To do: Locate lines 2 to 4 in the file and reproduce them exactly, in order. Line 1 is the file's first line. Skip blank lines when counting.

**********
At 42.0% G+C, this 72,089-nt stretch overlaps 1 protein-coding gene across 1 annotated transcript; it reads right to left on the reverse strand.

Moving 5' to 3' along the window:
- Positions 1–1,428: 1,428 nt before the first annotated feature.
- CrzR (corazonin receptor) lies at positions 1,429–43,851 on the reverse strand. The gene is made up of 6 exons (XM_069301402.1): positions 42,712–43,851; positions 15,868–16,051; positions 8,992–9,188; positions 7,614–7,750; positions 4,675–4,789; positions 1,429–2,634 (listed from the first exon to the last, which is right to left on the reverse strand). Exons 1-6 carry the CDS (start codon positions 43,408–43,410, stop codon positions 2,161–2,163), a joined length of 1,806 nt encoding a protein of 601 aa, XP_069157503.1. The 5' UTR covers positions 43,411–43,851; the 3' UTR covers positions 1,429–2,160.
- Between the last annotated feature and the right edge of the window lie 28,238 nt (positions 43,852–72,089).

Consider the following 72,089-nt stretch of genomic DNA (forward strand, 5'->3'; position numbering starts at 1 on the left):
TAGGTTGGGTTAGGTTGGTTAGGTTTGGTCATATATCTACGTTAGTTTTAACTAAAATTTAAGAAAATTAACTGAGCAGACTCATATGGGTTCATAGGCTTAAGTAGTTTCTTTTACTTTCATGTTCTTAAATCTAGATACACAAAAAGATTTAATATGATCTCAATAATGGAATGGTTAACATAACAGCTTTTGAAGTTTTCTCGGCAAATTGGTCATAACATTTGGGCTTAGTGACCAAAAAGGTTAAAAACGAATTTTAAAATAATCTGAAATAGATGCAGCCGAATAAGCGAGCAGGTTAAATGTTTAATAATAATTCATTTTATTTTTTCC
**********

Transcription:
Moving 5' to 3' along the window:
- Positions 1–1,428: 1,428 nt before the first annotated feature.
- CrzR (corazonin receptor) lies at positions 1,429–43,851 on the reverse strand. The gene is made up of 6 exons (XM_069301402.1): positions 42,712–43,851; positions 15,868–16,051; positions 8,992–9,188; positions 7,614–7,750; positions 4,675–4,789; positions 1,429–2,634 (listed from the first exon to the last, which is right to left on the reverse strand). Exons 1-6 carry the CDS (start codon positions 43,408–43,410, stop codon positions 2,161–2,163), a joined length of 1,806 nt encoding a protein of 601 aa, XP_069157503.1. The 5' UTR covers positions 43,411–43,851; the 3' UTR covers positions 1,429–2,160.